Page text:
WHO Declines to Declare Spread of Coronavirus a Pandemic

February 24, 2020 Updated: February 24, 2020

The spread of the new coronavirus hasn’t met the level of a pandemic, the World Health Organization (WHO) said on Monday even as the number of cases and deaths continued rising sharply in Iran, South Korea, and Italy.

The “sudden increase” in cases in those three countries are “deeply concerning,” WHO director-general Tedros Adhanom Ghebreyesus told reporters in Geneva, but said that experts at the agency have decided against describing the situation as a “pandemic.”

“Does this virus have pandemic potential? Absolutely it has. Are we there yet? From our assessment, not yet,” he said.

“Using the word pandemic now does not fit the facts, but it certainly may cause fear.”

There are epidemics of the new virus in multiple countries, Tedros said.

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World Health Organization director-general Tedros Adhanom Ghebreyesus at a press conference in Geneva on Feb. 24, 2020. (Fabrice Coffrini/AFP via Getty Images)

WHO, an international agency that is supporting countries in trying to combat the new virus, declared a public health emergency of international concern in late January after cases were confirmed among patients with no history of travel to China, where the virus emerged in December 2019. The global emergency is defined as “an extraordinary event which is determined to constitute a public health risk to other States through the international spread of disease and to potentially require a coordinated international response.”

According to the U.S. Centers for Disease Control and Prevention, an epidemic is “an increase, often sudden, in the number of cases of a disease above what is normally expected in that population in that area.” A pandemic “refers to an epidemic that has spread over several countries or continents, usually affecting a large number of people.”

Dr. Anthony Fauci, a top official at the U.S. National Institutes of Health, said during an appearance on CNN over the weekend that a pandemic features consistent, sustained person-to-person transmission in different places around the world.

“We are clearly at the brink of that,” he said.

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Italian soldiers patrol by a check-point at the entrance of the small town of Vo Vecchio, situated in the red zone of the COVID-19 the novel coronavirus outbreak, northern Italy, on Feb. 24, 2020. (Marco Sabadin/AFP via Getty Images)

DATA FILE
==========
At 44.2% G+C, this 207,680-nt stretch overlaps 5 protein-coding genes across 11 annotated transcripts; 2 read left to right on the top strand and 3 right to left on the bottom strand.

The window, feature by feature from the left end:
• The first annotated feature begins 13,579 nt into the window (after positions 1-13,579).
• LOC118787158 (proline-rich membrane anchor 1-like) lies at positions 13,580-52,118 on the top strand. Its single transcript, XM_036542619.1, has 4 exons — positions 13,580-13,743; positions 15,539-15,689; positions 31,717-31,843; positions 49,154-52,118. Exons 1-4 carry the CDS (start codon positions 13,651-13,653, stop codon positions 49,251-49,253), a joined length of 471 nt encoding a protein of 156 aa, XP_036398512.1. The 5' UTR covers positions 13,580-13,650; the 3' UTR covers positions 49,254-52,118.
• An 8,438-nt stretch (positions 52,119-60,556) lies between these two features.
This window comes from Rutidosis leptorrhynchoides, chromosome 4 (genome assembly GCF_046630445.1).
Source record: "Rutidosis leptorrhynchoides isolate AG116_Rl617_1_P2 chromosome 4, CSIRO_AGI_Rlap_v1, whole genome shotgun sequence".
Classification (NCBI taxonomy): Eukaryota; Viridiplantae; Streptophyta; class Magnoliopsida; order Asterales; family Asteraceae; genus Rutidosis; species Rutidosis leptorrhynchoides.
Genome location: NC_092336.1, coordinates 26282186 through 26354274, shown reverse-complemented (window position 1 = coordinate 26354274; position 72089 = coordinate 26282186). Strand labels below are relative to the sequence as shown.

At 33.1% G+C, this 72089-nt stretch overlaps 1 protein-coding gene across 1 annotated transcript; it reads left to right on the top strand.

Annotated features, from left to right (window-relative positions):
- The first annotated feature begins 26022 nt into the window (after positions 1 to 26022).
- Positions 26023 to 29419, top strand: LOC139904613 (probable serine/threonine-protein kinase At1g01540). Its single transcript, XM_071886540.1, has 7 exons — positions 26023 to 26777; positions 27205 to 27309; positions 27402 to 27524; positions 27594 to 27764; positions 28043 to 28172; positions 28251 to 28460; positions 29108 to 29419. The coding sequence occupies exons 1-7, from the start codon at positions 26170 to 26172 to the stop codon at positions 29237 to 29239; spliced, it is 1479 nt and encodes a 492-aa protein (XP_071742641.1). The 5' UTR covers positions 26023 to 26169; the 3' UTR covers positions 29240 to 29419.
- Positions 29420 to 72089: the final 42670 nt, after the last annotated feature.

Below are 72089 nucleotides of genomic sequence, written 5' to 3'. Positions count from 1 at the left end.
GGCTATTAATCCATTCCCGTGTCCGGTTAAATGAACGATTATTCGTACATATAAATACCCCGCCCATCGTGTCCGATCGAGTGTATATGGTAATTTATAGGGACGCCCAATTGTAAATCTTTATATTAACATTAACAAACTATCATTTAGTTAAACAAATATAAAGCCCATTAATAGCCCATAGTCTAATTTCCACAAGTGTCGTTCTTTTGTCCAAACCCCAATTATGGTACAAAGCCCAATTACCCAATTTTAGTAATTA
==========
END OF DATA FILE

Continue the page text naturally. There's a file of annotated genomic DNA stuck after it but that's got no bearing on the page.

As of Monday, there were 2,074 cases of COVID-19 caused by the new virus in 28 countries outside China. Twenty-three people died outside China from the disease, a number that’s quickly rising.

In addition to the spike in cases in Iran, South Korea, and Italy, some half-a-dozen countries in the Middle East reported cases on Monday. Many of the cases were the first confirmed in those countries.

“Our decision about whether to use the word ‘pandemic’ to describe an epidemic is based on an ongoing assessment of the geographical spread of the virus, the severity of disease it causes and the impact it has on the whole of society,” Tedros told reporters in Geneva.

“For the moment, we are not witnessing the uncontained global spread of this coronavirus, and we are not witnessing large-scale severe disease or death.”

Medical workers wearing protective gears
Medical workers wearing protective gear carry a patient suspected of contracting the new coronavirus toward an ambulance at Daenam Hospital in Cheongdo, South Korea on Feb. 21, 2020. (Lee Moo-ryul/Newsis via AP)

Nations, groups, and people should focus on trying to contain the virus but still must prepare for the possibility of a pandemic, he added.

Dr. Mike Ryan, WHO’s emergencies program director, told reporters that the word pandemic refers to the belief that the whole world’s population would likely be exposed to the new virus, with a portion getting infected.

Pandemics of influenza can sometimes be called a lot earlier because the world has seen them before, he said.

“It’s much easier to say a pandemic will occur in an influenza situation. What we don’t understand yet in COVID-19 are the absolute transmission dynamics,” he said, citing figures from the Chinese Communist Party—which are widely questioned by experts—that claim the number of cases in China are falling.

The news conference came after a study estimated that two-thirds of the virus carriers from China went undetected by the countries where they traveled.

Researchers at the Imperial College London, analyzing flight data from Wuhan, the epicenter of the virus, concluded that “some countries have detected significantly fewer than would have been expected based on the volume of flight passengers arriving from Wuhan.”

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